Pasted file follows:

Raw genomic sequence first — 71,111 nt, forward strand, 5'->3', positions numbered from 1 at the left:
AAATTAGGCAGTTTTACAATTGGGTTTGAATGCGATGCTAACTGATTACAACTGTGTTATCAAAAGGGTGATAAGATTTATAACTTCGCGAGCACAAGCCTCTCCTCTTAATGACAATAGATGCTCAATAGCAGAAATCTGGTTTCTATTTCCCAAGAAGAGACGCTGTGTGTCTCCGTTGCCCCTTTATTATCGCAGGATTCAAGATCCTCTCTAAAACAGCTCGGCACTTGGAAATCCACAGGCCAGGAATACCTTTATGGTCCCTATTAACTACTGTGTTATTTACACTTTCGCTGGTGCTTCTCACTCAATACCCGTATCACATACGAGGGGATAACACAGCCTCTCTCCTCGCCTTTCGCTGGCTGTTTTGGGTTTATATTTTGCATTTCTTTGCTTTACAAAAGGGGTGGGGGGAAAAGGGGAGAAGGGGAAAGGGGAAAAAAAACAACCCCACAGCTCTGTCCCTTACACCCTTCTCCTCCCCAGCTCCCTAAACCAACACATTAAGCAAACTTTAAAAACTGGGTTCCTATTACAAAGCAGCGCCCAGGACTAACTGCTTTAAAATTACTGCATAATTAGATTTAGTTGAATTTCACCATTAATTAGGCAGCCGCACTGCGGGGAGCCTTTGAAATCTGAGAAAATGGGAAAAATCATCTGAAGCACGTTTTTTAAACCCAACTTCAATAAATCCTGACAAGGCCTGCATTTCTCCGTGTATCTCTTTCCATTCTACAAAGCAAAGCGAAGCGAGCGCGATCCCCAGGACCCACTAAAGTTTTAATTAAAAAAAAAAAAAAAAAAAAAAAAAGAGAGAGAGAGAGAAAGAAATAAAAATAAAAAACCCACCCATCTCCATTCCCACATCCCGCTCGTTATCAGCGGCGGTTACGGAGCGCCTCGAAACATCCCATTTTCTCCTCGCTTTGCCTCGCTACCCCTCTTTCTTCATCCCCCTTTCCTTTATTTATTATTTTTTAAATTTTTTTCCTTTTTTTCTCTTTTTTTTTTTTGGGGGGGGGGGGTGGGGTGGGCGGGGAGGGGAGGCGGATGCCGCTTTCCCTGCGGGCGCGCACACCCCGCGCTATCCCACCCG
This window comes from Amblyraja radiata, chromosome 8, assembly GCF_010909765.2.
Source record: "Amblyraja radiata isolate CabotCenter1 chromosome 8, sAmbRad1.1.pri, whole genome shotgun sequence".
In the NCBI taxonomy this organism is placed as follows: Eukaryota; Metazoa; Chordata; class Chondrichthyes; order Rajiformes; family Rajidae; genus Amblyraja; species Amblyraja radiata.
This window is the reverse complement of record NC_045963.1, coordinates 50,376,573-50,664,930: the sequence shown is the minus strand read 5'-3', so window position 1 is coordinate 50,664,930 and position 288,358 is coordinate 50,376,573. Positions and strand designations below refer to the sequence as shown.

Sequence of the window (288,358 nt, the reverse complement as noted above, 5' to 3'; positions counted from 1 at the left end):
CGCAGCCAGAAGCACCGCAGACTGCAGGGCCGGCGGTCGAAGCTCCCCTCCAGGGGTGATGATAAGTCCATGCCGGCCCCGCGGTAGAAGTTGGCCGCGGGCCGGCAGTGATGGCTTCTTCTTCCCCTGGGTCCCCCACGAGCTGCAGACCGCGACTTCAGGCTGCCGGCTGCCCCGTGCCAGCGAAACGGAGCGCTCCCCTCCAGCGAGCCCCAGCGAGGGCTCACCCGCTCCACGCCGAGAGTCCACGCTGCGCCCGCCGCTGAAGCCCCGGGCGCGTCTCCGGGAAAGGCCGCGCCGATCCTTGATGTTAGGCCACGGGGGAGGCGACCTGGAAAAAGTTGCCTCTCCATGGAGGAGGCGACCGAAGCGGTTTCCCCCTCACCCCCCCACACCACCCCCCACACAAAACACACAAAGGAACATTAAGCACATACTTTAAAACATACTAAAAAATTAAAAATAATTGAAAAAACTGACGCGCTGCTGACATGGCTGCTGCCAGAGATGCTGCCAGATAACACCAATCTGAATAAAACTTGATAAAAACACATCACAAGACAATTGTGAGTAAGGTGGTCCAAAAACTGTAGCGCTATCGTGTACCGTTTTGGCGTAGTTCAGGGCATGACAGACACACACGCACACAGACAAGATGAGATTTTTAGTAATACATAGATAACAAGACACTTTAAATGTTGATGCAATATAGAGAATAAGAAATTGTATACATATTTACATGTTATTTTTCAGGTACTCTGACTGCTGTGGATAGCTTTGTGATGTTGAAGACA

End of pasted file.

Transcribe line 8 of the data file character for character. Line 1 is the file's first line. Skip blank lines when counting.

CGCAGCCAGAAGCACCGCAGACTGCAGGGCCGGCGGTCGAAGCTCCCCTCCAGGGGTGATGATAAGTCCATGCCGGCCCCGCGGTAGAAGTTGGCCGCGGGCCGGCAGTGATGGCTTCTTCTTCCCCTGGGTCCCCCACGAGCTGCAGACCGCGACTTCAGGCTGCCGGCTGCCCCGTGCCAGCGAAACGGAGCGCTCCCCTCCAGCGAGCCCCAGCGAGGGCTCACCCGCTCCACGCCGAGAGTCCACGCTGCGCCCGCCGCTGAAGCCCCGGGCGCGTCTCCGGGAAAGGCCGCGCCGATCCTTGATGTTAGGCCACGGGGGAGGCGACCTGGAAAAAGTTGCCTCTCCATGGAGGAGGCGACCGAAGCGGTTTCCCCCTCACCCCCCCACACCACCCCCCACACAAAACACACAAAGGAACATTAAGCACATACTTTAAAACATACTAAAAAATTAAAAATAATTGAAAAAACTGACGCGCTGCTGACATGGCTGCTGCCAGAGATGCTGCCAGATAACACCAATCTGAATAAAACTTGATAAAAACACATCACAAGACAATTGTGAGTAAGGTGGTCCAAAAACTGTAGCGCTATCGTGTACCGTTTTGGCGTAGTTCAGGGCATGACAGACACACACGCACACAGACAAGATGAGATTTTTAGTAATACATAGATAACAAGACACTTTAAATGTTGATGCAATATAGAGAATAAGAAATTGTATACATATTTACATGTTATTTTTCAGGTACTCTGACTGCTGTGGATAGCTTTGTGATGTTGAAGACA